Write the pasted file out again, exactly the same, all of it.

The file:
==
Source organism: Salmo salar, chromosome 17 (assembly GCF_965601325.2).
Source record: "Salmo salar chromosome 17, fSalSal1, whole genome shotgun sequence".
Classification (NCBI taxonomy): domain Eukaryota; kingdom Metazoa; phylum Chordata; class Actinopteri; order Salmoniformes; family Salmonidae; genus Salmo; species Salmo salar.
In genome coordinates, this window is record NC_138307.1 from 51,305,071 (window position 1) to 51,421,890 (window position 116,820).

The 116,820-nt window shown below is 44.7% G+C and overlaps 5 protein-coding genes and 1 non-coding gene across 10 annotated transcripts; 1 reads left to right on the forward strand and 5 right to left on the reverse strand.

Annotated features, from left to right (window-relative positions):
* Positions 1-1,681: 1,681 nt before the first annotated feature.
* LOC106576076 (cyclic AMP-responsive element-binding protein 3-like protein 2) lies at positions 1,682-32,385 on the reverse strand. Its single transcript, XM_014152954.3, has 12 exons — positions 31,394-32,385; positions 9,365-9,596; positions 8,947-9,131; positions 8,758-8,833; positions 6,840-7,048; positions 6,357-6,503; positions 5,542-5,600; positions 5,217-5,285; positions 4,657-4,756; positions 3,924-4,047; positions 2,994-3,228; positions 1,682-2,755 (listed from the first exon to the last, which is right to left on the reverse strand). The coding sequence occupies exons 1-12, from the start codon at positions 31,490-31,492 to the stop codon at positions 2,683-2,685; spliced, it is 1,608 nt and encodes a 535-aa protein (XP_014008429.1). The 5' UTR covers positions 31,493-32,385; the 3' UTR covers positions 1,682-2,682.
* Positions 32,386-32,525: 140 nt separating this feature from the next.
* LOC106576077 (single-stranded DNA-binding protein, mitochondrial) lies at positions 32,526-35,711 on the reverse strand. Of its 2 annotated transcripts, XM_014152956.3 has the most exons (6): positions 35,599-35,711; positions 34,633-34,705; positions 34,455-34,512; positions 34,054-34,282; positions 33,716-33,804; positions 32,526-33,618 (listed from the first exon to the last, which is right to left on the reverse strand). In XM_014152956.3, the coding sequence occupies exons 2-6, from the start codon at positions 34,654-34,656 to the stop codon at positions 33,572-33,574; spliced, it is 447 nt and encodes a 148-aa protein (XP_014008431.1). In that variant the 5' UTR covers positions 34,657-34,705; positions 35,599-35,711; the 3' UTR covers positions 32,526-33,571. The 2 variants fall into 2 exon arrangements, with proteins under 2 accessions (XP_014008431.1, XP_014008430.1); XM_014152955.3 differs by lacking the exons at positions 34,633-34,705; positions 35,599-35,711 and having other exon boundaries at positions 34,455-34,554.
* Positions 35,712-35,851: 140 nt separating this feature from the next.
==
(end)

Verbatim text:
Source organism: Salmo salar, chromosome 17 (assembly GCF_965601325.2).
Source record: "Salmo salar chromosome 17, fSalSal1, whole genome shotgun sequence".
Classification (NCBI taxonomy): domain Eukaryota; kingdom Metazoa; phylum Chordata; class Actinopteri; order Salmoniformes; family Salmonidae; genus Salmo; species Salmo salar.
In genome coordinates, this window is record NC_138307.1 from 51,305,071 (window position 1) to 51,421,890 (window position 116,820).

The 116,820-nt window shown below is 44.7% G+C and overlaps 5 protein-coding genes and 1 non-coding gene across 10 annotated transcripts; 1 reads left to right on the forward strand and 5 right to left on the reverse strand.

Annotated features, from left to right (window-relative positions):
* Positions 1-1,681: 1,681 nt before the first annotated feature.
* LOC106576076 (cyclic AMP-responsive element-binding protein 3-like protein 2) lies at positions 1,682-32,385 on the reverse strand. Its single transcript, XM_014152954.3, has 12 exons — positions 31,394-32,385; positions 9,365-9,596; positions 8,947-9,131; positions 8,758-8,833; positions 6,840-7,048; positions 6,357-6,503; positions 5,542-5,600; positions 5,217-5,285; positions 4,657-4,756; positions 3,924-4,047; positions 2,994-3,228; positions 1,682-2,755 (listed from the first exon to the last, which is right to left on the reverse strand). The coding sequence occupies exons 1-12, from the start codon at positions 31,490-31,492 to the stop codon at positions 2,683-2,685; spliced, it is 1,608 nt and encodes a 535-aa protein (XP_014008429.1). The 5' UTR covers positions 31,493-32,385; the 3' UTR covers positions 1,682-2,682.
* Positions 32,386-32,525: 140 nt separating this feature from the next.
* LOC106576077 (single-stranded DNA-binding protein, mitochondrial) lies at positions 32,526-35,711 on the reverse strand. Of its 2 annotated transcripts, XM_014152956.3 has the most exons (6): positions 35,599-35,711; positions 34,633-34,705; positions 34,455-34,512; positions 34,054-34,282; positions 33,716-33,804; positions 32,526-33,618 (listed from the first exon to the last, which is right to left on the reverse strand). In XM_014152956.3, the coding sequence occupies exons 2-6, from the start codon at positions 34,654-34,656 to the stop codon at positions 33,572-33,574; spliced, it is 447 nt and encodes a 148-aa protein (XP_014008431.1). In that variant the 5' UTR covers positions 34,657-34,705; positions 35,599-35,711; the 3' UTR covers positions 32,526-33,571. The 2 variants fall into 2 exon arrangements, with proteins under 2 accessions (XP_014008431.1, XP_014008430.1); XM_014152955.3 differs by lacking the exons at positions 34,633-34,705; positions 35,599-35,711 and having other exon boundaries at positions 34,455-34,554.
* Positions 35,712-35,851: 140 nt separating this feature from the next.